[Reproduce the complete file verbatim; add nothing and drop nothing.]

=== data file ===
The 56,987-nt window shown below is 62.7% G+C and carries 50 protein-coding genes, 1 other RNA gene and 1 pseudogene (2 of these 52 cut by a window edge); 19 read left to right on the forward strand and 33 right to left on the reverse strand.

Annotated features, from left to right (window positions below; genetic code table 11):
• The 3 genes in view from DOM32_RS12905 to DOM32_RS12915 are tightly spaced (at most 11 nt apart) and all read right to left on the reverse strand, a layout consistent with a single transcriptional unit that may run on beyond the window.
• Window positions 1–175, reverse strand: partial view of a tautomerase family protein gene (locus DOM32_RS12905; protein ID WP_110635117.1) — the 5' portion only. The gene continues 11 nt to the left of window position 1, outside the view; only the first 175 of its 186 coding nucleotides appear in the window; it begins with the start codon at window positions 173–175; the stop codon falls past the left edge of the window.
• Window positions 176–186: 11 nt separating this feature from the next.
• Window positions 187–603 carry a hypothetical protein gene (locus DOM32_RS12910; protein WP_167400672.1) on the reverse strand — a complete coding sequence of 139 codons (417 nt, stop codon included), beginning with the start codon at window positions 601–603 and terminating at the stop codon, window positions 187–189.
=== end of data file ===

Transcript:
The 56,987-nt window shown below is 62.7% G+C and carries 50 protein-coding genes, 1 other RNA gene and 1 pseudogene (2 of these 52 cut by a window edge); 19 read left to right on the forward strand and 33 right to left on the reverse strand.

Annotated features, from left to right (window positions below; genetic code table 11):
• The 3 genes in view from DOM32_RS12905 to DOM32_RS12915 are tightly spaced (at most 11 nt apart) and all read right to left on the reverse strand, a layout consistent with a single transcriptional unit that may run on beyond the window.
• Window positions 1–175, reverse strand: partial view of a tautomerase family protein gene (locus DOM32_RS12905; protein ID WP_110635117.1) — the 5' portion only. The gene continues 11 nt to the left of window position 1, outside the view; only the first 175 of its 186 coding nucleotides appear in the window; it begins with the start codon at window positions 173–175; the stop codon falls past the left edge of the window.
• Window positions 176–186: 11 nt separating this feature from the next.
• Window positions 187–603 carry a hypothetical protein gene (locus DOM32_RS12910; protein WP_167400672.1) on the reverse strand — a complete coding sequence of 139 codons (417 nt, stop codon included), beginning with the start codon at window positions 601–603 and terminating at the stop codon, window positions 187–189.